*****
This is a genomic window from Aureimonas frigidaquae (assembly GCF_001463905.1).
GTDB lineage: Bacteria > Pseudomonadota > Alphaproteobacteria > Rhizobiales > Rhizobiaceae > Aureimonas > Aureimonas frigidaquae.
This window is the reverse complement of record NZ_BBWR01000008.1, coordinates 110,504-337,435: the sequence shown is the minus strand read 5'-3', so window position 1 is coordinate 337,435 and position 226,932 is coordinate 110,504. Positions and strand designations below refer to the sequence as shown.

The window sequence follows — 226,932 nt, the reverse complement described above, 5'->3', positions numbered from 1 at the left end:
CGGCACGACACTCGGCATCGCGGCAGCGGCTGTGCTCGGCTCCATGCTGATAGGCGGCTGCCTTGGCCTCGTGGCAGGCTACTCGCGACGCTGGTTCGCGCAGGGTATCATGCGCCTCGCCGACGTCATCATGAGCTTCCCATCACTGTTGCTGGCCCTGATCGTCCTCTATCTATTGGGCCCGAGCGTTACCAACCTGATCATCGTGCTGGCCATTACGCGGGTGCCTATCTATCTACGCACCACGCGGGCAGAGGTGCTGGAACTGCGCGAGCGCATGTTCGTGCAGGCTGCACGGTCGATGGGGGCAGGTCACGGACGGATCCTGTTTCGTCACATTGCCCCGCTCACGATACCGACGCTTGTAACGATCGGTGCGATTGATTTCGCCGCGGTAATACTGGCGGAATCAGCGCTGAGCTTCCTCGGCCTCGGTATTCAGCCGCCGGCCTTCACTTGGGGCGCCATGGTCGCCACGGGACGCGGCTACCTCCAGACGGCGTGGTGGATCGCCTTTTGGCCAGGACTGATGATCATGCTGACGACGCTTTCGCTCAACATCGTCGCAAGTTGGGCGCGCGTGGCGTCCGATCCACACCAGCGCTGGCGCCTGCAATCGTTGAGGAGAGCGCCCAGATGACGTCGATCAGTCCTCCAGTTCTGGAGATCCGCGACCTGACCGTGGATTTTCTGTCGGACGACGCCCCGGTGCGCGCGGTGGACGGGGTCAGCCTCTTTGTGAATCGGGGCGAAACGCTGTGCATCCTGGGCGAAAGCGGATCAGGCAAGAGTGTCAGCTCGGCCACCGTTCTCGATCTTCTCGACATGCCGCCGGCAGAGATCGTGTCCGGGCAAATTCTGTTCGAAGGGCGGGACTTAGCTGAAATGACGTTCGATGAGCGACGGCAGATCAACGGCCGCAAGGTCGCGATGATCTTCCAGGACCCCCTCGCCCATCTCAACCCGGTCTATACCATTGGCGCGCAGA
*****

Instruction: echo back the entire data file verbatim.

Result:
This is a genomic window from Aureimonas frigidaquae (assembly GCF_001463905.1).
GTDB lineage: Bacteria > Pseudomonadota > Alphaproteobacteria > Rhizobiales > Rhizobiaceae > Aureimonas > Aureimonas frigidaquae.
This window is the reverse complement of record NZ_BBWR01000008.1, coordinates 110,504-337,435: the sequence shown is the minus strand read 5'-3', so window position 1 is coordinate 337,435 and position 226,932 is coordinate 110,504. Positions and strand designations below refer to the sequence as shown.

The window sequence follows — 226,932 nt, the reverse complement described above, 5'->3', positions numbered from 1 at the left end:
CGGCACGACACTCGGCATCGCGGCAGCGGCTGTGCTCGGCTCCATGCTGATAGGCGGCTGCCTTGGCCTCGTGGCAGGCTACTCGCGACGCTGGTTCGCGCAGGGTATCATGCGCCTCGCCGACGTCATCATGAGCTTCCCATCACTGTTGCTGGCCCTGATCGTCCTCTATCTATTGGGCCCGAGCGTTACCAACCTGATCATCGTGCTGGCCATTACGCGGGTGCCTATCTATCTACGCACCACGCGGGCAGAGGTGCTGGAACTGCGCGAGCGCATGTTCGTGCAGGCTGCACGGTCGATGGGGGCAGGTCACGGACGGATCCTGTTTCGTCACATTGCCCCGCTCACGATACCGACGCTTGTAACGATCGGTGCGATTGATTTCGCCGCGGTAATACTGGCGGAATCAGCGCTGAGCTTCCTCGGCCTCGGTATTCAGCCGCCGGCCTTCACTTGGGGCGCCATGGTCGCCACGGGACGCGGCTACCTCCAGACGGCGTGGTGGATCGCCTTTTGGCCAGGACTGATGATCATGCTGACGACGCTTTCGCTCAACATCGTCGCAAGTTGGGCGCGCGTGGCGTCCGATCCACACCAGCGCTGGCGCCTGCAATCGTTGAGGAGAGCGCCCAGATGACGTCGATCAGTCCTCCAGTTCTGGAGATCCGCGACCTGACCGTGGATTTTCTGTCGGACGACGCCCCGGTGCGCGCGGTGGACGGGGTCAGCCTCTTTGTGAATCGGGGCGAAACGCTGTGCATCCTGGGCGAAAGCGGATCAGGCAAGAGTGTCAGCTCGGCCACCGTTCTCGATCTTCTCGACATGCCGCCGGCAGAGATCGTGTCCGGGCAAATTCTGTTCGAAGGGCGGGACTTAGCTGAAATGACGTTCGATGAGCGACGGCAGATCAACGGCCGCAAGGTCGCGATGATCTTCCAGGACCCCCTCGCCCATCTCAACCCGGTCTATACCATTGGCGCGCAGA